Hannah Overman Koch

Monday, February 28, 2011

Criss Cross

Sketchbook Challenge
Theme: Opposites

I worked this page about 3 separate times before I was satisfied with it!  I sketched, painted, used sharpies, added tissue paper, painted some more and then finally added detail with a black pen.  Opposites month is complete for me!

 criss cross will make you jump on this artist holiday...

Wednesday, February 23, 2011

Thank Heaven

A friend of mine asked me to make an art piece for her son's room.  She wanted it to say "Thank heaven for little boys".  Her vision was to have it over his closet door, so she needed it to be sized 8x28.

After some playing around, I finally decided mixed media was the best route.  The background is a thin piece of wood that I painted with blues and browns and then applyed a crackle finish over top.  Once I was happy with the background, I attached each word, some with cedar shims to give them dimension.

The word "thank" is made of a wood and sandpaper background, screws, nails, brackets and washers to form the letters.  "Heaven" is made of hand dyed blue fabric, batting and free-motion quilting.

"For" is made of steel wire shaped into letters.  "Little" is made of 2 pieces of burlap together and then free-motion quilting with a horn bead attached to dot the i.

"Boys" is quite a mix!  The background is wood and painted a shade of mustard yellow.  I created the stencil letter "B" and applyed paint to make it pop.  The "o" is another horn bead.  The "y" is 2 pieces of wood I cut to fit together and drilled holes for the wire to accessorize.  And finally, the "s" is comprised of different shades of blue crow beads strung on black twine.

For the ease of hanging it, I attached 2 pieces of wood with screw eyelets on each side (on the back) and strung wire from each one.  So, hammer the nails in the wall and it is ready to hang!

Thankful for opportunities to express my artistic visions on this artist holiday-

Tuesday, February 15, 2011

Pantry Sketchbooks Tutorial

Pantry Sketchbooks

 Tanya and Jill you're going to love this idea and all my friends who repurpose materials in their artwork!

This is an idea I have been thinking and working on for a few years now and I am ready to share it with you!  My love for making books started about the year 2000 when I took a book-making workshop in college and ever since I have always loved making my own books.  Over the years I have made a few, but always wanted to find a simplier way to bind the book.  (Actually, I wanted to make simple books for my children to carry around and doodle in.)  One day I was throwing away another cereal box and came up with this very simple and very fun idea....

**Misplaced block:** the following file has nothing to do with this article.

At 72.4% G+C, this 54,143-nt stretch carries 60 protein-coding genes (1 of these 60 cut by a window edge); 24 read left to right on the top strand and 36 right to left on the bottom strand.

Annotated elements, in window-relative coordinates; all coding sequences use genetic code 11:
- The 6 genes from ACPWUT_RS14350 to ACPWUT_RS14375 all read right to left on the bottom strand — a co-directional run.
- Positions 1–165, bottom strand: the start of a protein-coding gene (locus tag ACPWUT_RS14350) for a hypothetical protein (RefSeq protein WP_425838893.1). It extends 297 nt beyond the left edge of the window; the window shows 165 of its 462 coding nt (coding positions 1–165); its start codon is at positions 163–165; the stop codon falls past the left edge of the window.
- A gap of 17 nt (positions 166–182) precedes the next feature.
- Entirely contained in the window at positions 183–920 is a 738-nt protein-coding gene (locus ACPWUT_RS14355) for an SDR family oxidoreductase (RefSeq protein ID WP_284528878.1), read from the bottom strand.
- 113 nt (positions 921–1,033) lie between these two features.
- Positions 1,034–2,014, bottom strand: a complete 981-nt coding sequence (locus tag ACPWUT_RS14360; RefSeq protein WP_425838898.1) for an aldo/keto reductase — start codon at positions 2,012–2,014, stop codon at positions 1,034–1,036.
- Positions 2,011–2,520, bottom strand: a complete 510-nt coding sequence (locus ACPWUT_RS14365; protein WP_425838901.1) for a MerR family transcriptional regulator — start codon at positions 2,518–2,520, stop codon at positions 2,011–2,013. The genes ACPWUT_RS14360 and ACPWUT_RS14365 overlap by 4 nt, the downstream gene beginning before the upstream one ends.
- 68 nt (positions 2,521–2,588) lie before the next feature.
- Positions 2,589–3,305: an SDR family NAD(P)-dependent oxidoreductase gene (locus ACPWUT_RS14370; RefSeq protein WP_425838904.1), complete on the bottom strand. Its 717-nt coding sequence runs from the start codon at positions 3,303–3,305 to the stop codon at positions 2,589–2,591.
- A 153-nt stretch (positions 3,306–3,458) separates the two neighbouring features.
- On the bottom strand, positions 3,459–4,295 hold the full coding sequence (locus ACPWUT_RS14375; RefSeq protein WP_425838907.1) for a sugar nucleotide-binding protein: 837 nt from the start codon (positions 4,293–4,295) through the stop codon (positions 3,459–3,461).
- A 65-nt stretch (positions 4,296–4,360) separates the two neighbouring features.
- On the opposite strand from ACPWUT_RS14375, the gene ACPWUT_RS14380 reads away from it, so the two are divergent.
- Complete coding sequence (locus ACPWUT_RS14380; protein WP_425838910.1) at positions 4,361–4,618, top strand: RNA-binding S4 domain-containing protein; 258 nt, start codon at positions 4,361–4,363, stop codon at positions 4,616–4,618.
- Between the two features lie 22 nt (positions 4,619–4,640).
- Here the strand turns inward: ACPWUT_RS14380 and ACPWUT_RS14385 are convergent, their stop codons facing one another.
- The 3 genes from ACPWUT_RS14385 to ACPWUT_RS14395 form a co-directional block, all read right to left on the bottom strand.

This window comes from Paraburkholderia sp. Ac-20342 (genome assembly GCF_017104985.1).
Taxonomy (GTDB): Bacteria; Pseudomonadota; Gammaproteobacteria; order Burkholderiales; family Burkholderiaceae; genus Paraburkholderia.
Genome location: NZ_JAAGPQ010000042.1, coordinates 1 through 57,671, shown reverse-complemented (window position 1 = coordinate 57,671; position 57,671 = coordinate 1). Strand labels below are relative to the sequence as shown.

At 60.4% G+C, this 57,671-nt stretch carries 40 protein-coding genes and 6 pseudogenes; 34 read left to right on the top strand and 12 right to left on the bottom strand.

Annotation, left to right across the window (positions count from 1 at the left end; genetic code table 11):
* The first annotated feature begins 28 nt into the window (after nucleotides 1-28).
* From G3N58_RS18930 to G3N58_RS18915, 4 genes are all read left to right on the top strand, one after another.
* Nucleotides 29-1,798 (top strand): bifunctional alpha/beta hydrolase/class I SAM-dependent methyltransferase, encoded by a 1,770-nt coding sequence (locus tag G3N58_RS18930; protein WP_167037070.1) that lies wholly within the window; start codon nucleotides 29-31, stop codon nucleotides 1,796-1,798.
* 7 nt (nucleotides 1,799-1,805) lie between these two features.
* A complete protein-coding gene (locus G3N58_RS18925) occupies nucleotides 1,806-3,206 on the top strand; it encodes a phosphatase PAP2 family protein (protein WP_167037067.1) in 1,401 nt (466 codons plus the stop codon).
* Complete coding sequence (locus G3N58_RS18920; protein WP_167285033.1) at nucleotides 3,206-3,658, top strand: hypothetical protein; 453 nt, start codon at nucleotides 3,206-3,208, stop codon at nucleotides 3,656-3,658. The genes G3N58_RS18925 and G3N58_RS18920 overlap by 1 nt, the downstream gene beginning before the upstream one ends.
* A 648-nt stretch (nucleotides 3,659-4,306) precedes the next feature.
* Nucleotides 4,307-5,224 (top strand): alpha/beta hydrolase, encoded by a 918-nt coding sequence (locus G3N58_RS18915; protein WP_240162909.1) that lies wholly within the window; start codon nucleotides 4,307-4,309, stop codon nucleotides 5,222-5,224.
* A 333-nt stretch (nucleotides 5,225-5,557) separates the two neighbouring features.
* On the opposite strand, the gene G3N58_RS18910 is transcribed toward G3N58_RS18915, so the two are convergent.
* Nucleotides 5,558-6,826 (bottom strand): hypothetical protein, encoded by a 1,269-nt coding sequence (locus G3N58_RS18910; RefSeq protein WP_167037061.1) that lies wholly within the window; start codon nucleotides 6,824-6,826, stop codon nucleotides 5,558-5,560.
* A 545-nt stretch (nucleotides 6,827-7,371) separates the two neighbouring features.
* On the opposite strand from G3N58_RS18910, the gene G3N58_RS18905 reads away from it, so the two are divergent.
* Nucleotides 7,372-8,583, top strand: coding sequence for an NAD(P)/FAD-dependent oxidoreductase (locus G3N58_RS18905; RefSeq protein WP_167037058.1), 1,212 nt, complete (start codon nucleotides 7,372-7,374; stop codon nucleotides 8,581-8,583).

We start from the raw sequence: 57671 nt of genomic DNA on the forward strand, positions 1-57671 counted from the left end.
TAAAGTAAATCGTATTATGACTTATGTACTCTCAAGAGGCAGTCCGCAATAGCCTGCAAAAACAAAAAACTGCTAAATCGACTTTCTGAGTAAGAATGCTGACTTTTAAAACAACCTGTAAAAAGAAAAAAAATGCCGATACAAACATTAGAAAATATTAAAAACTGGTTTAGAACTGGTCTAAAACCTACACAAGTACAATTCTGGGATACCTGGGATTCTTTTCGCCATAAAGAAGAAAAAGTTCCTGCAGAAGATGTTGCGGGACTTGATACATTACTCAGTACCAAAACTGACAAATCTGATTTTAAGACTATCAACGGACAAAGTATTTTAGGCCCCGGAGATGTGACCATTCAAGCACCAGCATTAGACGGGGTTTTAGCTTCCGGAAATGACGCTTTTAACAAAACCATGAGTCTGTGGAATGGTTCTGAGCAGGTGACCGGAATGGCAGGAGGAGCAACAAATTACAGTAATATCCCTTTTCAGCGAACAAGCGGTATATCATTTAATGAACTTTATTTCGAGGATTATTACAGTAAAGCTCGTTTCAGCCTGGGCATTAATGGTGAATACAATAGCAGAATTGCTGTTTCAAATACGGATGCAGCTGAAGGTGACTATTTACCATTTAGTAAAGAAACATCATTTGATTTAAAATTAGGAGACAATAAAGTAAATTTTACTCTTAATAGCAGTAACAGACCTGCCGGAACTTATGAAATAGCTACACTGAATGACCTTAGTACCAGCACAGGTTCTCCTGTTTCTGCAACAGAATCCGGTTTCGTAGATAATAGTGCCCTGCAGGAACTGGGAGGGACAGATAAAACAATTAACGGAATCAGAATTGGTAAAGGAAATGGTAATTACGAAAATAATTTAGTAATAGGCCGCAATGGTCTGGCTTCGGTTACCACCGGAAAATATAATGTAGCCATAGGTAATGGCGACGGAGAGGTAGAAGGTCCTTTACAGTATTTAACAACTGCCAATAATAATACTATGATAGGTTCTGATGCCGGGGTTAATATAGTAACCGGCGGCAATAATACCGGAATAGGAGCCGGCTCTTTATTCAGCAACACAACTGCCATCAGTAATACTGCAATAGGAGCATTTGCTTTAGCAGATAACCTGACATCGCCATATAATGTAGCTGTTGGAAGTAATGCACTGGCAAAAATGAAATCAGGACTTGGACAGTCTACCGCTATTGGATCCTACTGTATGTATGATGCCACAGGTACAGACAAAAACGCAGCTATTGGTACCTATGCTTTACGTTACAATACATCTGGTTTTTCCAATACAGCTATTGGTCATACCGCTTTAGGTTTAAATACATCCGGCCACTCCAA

Step 1:  Finish any cereal, popcorn or crackers inside the box.  Open ALL flaps of the box, including flaps that have been glued. 

Step 2:  ***When flattening the box, push left side of box to the front.  This is important because that fold is the hinge to open and close the book.

Step 3:  Trim small flaps on top and bottom of pantry box and discard.  (I haven't figured out what to do with these small pieces just yet!)

Step 4:  ****Cut along front right corner to completely open the box.

Step 5:  If you are using a large box you can simply cut the box in halves or thirds to get more than one book out of a single pantry box. (You would need to cut horizontally for multiple books from one box). 

 After you have determined the size of your book, it would be easiest at this step to paint or collage the entire front and inside in any style you wish!

Step 6:  Lightly sanding the colored portions may help the paint adhere, but if you are going to completely obsure the surface with several layers, it may not be necessary.  I begin by putting a coat or two of gesso on the front and inside of the cover.  This gives your cover an almost blank surface to apply a fresh color of acrylic paint or if I want to simply smudge out some of the marketing on the original box.  At this point, you could lightly sand the gesso down in various spots to give it visual interest and then jump to step 8. 

Step 7:  Once the gesso is dry, I apply and spread acrylic paint in random directions.  For this step, I use a thick bristled brush where the brushstrokes are visible through the paint surface.  I also use various other recycled materials to stamp for a textured effect. (stamps- may be next tutorial!) 

Some Examples

Front and Back Cover
Materials used:  Acrylic paint and colored pencils

Inside Cover 
Materials used:  Acrylic paint and sharpie pens

Front and Back Cover
Materials used:  acrylic paint, colored pencils and sharpie pens
Inside Cover
Materials used:  Acrylic paint and sharpie pens
Once you have decorated the surface as you wish and you have allowed for drying time, it is time to assemble your pantry sketchbook.

Step 8:  Determine size of the papers for the inside.  I tend to "eyeball" leaving about 1/8 of an inch of space on all sides, depending on where your holes are in the hinge of the book.  This helps ensure your book will close nice and neat.  (The paper will be slightly smaller than the book cover).